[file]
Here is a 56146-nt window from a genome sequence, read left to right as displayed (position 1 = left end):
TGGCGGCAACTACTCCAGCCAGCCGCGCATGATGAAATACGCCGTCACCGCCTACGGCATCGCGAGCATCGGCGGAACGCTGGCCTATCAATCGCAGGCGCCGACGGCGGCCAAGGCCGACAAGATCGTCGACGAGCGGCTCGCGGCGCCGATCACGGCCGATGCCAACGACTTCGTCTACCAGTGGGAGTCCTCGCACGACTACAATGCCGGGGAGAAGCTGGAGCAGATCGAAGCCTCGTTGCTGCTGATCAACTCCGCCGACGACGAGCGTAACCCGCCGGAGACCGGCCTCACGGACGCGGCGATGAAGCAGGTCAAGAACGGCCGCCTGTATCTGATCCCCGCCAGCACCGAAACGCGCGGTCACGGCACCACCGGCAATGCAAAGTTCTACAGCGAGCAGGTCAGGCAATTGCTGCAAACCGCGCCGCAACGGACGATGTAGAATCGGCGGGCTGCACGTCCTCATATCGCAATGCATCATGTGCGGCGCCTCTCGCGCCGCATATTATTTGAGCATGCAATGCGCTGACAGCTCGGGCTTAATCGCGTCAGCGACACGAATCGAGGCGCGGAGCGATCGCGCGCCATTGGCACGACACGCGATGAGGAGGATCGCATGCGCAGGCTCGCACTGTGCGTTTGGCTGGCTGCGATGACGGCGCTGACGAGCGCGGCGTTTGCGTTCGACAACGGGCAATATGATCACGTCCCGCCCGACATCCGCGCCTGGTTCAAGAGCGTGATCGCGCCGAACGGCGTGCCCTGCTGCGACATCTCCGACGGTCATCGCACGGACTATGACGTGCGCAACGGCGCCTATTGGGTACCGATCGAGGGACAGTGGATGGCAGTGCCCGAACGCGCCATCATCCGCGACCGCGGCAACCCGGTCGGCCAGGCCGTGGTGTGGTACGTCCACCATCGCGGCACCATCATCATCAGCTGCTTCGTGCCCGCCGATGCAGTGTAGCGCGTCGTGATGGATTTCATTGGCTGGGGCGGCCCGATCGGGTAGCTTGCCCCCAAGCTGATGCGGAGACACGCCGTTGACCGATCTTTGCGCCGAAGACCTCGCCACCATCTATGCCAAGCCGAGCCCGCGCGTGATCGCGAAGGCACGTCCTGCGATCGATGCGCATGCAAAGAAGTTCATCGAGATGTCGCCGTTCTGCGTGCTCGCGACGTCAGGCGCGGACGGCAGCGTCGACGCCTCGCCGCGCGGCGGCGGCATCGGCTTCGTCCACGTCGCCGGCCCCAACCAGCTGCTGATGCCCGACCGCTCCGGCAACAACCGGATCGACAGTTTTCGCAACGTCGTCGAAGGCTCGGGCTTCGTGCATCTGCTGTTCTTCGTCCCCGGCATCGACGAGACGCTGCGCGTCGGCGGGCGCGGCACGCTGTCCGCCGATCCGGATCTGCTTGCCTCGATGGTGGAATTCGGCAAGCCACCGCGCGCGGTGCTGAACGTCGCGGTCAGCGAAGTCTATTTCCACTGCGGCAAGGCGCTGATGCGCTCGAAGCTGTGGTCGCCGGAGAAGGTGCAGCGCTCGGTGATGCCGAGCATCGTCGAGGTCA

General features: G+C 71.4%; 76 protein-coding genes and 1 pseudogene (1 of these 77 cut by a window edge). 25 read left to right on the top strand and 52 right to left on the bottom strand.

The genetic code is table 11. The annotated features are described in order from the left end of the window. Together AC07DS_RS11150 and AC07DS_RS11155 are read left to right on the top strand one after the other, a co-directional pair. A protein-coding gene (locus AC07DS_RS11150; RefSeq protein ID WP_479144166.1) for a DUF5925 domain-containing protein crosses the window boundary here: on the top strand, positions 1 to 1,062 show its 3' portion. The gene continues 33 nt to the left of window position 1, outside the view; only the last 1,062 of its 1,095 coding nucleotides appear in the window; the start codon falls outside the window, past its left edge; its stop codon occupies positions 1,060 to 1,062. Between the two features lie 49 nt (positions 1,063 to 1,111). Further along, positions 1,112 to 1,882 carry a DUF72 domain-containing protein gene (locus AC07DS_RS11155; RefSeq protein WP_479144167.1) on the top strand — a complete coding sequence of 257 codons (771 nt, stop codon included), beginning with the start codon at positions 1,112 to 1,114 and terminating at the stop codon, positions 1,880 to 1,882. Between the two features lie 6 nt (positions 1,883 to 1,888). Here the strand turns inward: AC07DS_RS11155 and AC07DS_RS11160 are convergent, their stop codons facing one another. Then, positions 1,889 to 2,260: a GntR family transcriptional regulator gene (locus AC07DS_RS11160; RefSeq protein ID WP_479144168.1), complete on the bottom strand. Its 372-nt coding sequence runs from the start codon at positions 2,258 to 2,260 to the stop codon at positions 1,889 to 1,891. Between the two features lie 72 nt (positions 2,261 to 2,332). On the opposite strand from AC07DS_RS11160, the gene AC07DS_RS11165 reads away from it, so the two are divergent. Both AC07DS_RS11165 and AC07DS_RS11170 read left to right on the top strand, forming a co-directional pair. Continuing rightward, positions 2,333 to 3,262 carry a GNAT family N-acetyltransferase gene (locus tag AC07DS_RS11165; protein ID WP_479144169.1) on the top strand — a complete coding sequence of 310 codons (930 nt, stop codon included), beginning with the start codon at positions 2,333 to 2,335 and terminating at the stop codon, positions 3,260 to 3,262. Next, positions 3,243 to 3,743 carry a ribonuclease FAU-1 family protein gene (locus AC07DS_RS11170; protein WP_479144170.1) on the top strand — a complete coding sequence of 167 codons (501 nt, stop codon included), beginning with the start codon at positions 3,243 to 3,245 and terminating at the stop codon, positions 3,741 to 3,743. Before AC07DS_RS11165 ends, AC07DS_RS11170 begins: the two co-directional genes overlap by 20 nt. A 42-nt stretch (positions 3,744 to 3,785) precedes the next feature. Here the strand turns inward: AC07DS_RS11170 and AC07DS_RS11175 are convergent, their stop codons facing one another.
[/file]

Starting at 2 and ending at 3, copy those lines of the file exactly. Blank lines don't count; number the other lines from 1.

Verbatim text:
TGGCGGCAACTACTCCAGCCAGCCGCGCATGATGAAATACGCCGTCACCGCCTACGGCATCGCGAGCATCGGCGGAACGCTGGCCTATCAATCGCAGGCGCCGACGGCGGCCAAGGCCGACAAGATCGTCGACGAGCGGCTCGCGGCGCCGATCACGGCCGATGCCAACGACTTCGTCTACCAGTGGGAGTCCTCGCACGACTACAATGCCGGGGAGAAGCTGGAGCAGATCGAAGCCTCGTTGCTGCTGATCAACTCCGCCGACGACGAGCGTAACCCGCCGGAGACCGGCCTCACGGACGCGGCGATGAAGCAGGTCAAGAACGGCCGCCTGTATCTGATCCCCGCCAGCACCGAAACGCGCGGTCACGGCACCACCGGCAATGCAAAGTTCTACAGCGAGCAGGTCAGGCAATTGCTGCAAACCGCGCCGCAACGGACGATGTAGAATCGGCGGGCTGCACGTCCTCATATCGCAATGCATCATGTGCGGCGCCTCTCGCGCCGCATATTATTTGAGCATGCAATGCGCTGACAGCTCGGGCTTAATCGCGTCAGCGACACGAATCGAGGCGCGGAGCGATCGCGCGCCATTGGCACGACACGCGATGAGGAGGATCGCATGCGCAGGCTCGCACTGTGCGTTTGGCTGGCTGCGATGACGGCGCTGACGAGCGCGGCGTTTGCGTTCGACAACGGGCAATATGATCACGTCCCGCCCGACATCCGCGCCTGGTTCAAGAGCGTGATCGCGCCGAACGGCGTGCCCTGCTGCGACATCTCCGACGGTCATCGCACGGACTATGACGTGCGCAACGGCGCCTATTGGGTACCGATCGAGGGACAGTGGATGGCAGTGCCCGAACGCGCCATCATCCGCGACCGCGGCAACCCGGTCGGCCAGGCCGTGGTGTGGTACGTCCACCATCGCGGCACCATCATCATCAGCTGCTTCGTGCCCGCCGATGCAGTGTAGCGCGTCGTGATGGATTTCATTGGCTGGGGCGGCCCGATCGGGTAGCTTGCCCCCAAGCTGATGCGGAGACACGCCGTTGACCGATCTTTGCGCCGAAGACCTCGCCACCATCTATGCCAAGCCGAGCCCGCGCGTGATCGCGAAGGCACGTCCTGCGATCGATGCGCATGCAAAGAAGTTCATCGAGATGTCGCCGTTCTGCGTGCTCGCGACGTCAGGCGCGGACGGCAGCGTCGACGCCTCGCCGCGCGGCGGCGGCATCGGCTTCGTCCACGTCGCCGGCCCCAACCAGCTGCTGATGCCCGACCGCTCCGGCAACAACCGGATCGACAGTTTTCGCAACGTCGTCGAAGGCTCGGGCTTCGTGCATCTGCTGTTCTTCGTCCCCGGCATCGACGAGACGCTGCGCGTCGGCGGGCGCGGCACGCTGTCCGCCGATCCGGATCTGCTTGCCTCGATGGTGGAATTCGGCAAGCCACCGCGCGCGGTGCTGAACGTCGCGGTCAGCGAAGTCTATTTCCACTGCGGCAAGGCGCTGATGCGCTCGAAGCTGTGGTCGCCGGAGAAGGTGCAGCGCTCGGTGATGCCGAGCATCGTCGAGGTCA

General features: G+C 71.4%; 76 protein-coding genes and 1 pseudogene (1 of these 77 cut by a window edge). 25 read left to right on the top strand and 52 right to left on the bottom strand.